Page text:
Day 9 was marked for an overnight halt at Parwanoo- a small industrial town on the Haryana-Himachal border. Rain and fog added a bit of spice to an otherwise routine ride passing through the crowded town of Shimla and slow moving traffic from Dharampur right till the outskirts of Parwanoo. Thanks to the bright sunlight, the only activity at Parwanoo was drying our clothes out. After a cool and cozy trip in the hills, Parwanoo was a return to the hot and humid climate that we are so used to.
There was a small get together in the evening with Sachin heading an informal session filled with questions, suggestions and debates. A few constructive suggestions were noted down and others rightfully dismissed. With nothing to see around in Parwanoo, an early dinner marked curtains for Day 9.
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DAY 10- CHALO DILLI
The Generals were up early morning briefing the battalion once again- but this time it was more to do with the directions and finding the resort in the hot and crowded capital city. The Himalayan Expressway gave a great start with lovely stretch of roads ensuring that there was no need to get down the bike except for this click.
Rode non-stop from Parwanoo to Delhi covering 300 kms- and with the roads were so good, didn’t care stopping even for a tea break. Approaching Delhi, the slow moving traffic and my riding gear brought back memories of my ride through Jaisalmer- the heat was just too killing. But finally reached the resort early afternoon with a board welcoming us back. Being first to report and quite early- took the room keys, dumped the luggage and jumped into the bathtub……paradise!!!!
Took ample rest throughout the sunny hours of the day and hopped out of the hotel to ride around. Riding through the roads of the capital city was a treat, though the roads were pretty confusing. Spent a few moments at India gate walking around seeing people pose in front of the monument for clicks as if there was no tomorrow. Rode back to the hotel to see the party warming up to a full blast.
The Odyssey was over, but everyone was in high spirits (liquids as well) rejoicing of having concluded a memorable ride to the Himalayas- appreciating one another and expressing gratitude for a camaraderie to be cherished for a lifetime.
Certificates were given away to the participants, both as a token of appreciation plus a testimony for showing exceptional determination where needed, on a ride that was no less than a challenge.
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DAY 11- THE PAINFUL FAREWELL AND CONCLUSION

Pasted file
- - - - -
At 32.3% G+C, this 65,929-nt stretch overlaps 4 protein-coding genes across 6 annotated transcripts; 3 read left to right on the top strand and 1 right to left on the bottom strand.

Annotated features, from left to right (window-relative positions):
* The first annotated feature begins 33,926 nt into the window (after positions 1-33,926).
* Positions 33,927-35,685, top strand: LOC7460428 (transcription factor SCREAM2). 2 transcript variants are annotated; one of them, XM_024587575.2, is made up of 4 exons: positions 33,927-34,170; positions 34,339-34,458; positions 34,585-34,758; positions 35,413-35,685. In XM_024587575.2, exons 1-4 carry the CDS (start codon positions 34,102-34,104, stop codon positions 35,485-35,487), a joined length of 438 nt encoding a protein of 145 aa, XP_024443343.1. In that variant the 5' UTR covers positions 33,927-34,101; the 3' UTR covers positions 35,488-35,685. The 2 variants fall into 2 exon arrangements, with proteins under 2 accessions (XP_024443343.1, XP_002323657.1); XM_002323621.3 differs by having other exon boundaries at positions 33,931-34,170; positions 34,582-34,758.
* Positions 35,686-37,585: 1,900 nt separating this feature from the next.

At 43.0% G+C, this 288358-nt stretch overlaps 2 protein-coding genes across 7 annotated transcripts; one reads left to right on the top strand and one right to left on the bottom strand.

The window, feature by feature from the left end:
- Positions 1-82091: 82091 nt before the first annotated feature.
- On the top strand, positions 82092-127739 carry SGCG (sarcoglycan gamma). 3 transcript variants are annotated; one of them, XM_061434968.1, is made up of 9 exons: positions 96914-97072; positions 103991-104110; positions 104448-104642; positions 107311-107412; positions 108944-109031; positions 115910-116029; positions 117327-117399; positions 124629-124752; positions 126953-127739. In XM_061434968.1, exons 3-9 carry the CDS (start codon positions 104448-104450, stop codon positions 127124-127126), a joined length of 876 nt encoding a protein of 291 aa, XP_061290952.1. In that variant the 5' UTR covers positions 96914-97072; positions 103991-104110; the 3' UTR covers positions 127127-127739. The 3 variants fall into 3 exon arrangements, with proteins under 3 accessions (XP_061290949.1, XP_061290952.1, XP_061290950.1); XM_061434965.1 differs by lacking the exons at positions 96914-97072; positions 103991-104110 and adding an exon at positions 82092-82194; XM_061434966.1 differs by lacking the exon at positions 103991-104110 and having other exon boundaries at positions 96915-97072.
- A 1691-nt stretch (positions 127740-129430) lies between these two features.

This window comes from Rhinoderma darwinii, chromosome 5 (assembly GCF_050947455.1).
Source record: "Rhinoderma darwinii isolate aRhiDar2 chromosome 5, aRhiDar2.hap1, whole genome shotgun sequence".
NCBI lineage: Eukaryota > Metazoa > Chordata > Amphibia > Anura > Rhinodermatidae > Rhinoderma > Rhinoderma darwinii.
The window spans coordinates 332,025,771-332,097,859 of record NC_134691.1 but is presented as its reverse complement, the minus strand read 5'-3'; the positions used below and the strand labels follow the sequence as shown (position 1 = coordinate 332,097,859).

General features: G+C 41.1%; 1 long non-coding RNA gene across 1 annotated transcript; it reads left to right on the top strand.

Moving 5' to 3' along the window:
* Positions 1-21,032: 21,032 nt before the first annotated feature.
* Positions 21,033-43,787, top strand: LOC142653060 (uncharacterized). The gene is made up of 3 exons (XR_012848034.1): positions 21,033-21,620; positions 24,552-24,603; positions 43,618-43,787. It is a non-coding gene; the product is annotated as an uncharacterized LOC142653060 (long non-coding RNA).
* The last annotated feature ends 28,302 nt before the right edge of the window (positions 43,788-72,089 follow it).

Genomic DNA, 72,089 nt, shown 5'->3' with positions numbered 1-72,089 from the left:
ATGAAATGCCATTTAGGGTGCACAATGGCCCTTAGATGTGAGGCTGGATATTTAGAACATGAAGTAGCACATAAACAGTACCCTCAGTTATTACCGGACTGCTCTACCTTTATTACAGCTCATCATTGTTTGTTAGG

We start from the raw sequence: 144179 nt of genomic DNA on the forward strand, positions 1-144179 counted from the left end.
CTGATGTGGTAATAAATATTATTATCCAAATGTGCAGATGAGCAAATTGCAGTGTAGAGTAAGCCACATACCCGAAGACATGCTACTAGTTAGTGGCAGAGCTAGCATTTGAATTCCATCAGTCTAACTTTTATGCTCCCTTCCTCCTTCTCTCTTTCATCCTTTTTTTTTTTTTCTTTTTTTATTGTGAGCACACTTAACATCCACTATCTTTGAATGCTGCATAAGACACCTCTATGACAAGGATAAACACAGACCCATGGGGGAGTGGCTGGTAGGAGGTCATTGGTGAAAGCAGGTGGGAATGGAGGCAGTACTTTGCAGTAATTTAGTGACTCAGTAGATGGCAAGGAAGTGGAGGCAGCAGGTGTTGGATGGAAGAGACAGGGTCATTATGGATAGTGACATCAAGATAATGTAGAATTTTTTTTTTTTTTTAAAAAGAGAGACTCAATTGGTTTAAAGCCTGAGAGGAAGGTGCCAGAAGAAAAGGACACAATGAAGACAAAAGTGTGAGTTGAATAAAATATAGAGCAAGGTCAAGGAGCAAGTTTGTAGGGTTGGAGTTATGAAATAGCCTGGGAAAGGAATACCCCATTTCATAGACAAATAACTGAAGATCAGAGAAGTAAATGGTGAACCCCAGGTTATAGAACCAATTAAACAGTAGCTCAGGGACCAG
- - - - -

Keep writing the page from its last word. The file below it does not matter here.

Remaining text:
The morning had a gloomy feel and understandably so for a dream had come to an end. Major of the gang packing their bikes to be transported with a few choosing to ride back home started leaving one by one. But neither was my trip over nor the adventure- an extended spin in the Metro train and a visit to Akshardham temple nearly made me miss my flight- or rather having arrived much later than the departure time, I had already missed it if not for the delay- sincerest thanks Air India!
Few hours later, I was back home with a poignant state of mind, but my heart filled with satisfaction. It’s been over a month now that I returned from a memorable Himalayan pilgrimage, but my mind is still wandering in the mountains. I’ve learnt that the craving to get Leh’d only hits harder after you’ve been there. Riding is education, it is a form of mindfulness and meditation- you are always on a learning curve. And this ride has been a blend of all. I’ve come back as a better and a more considerate rider, for the mountains have taught me to be patient.
Leh is a dream for every biker and I wish to thank Royal Enfield for turning my dream into reality. An incredible journey with the planning and execution that went into managing an event of this magnitude deserves no less than an applause- particularly to Aakash, Sachin and Adarsh for ensuring the safe success of the Odyssey. It’s said that you cannot participate in the Royal Enfield Himalayan Odyssey twice- but I would be selfish enough in requesting Royal Enfield to bend the rules for me- I want to be there again, in paradise. But if you own a Royal Enfield and wish to visit Ladakh, the Himalayan Odyssey is one of the best means of doing it. Made ample friends on the ride- Jared, Hide San, Captain Ritesh, Martin, Saeed, Anupam, Prashanth, Raghav and others fellow riders, whose name I might not recollect- but the companionship would remain deeply etched in my memories and I hope to meet one and all again on the road or best, in the mountains.
On the concluding part, I request to those who believe in commercialization of places to leave a few places like these untouched. In fact I don’t even wish the roads to be completely laid out- there’s no gain without pain. Ease of accessibility would only result in more commercialization and destruction of a paradise that’s way too precious to be lost.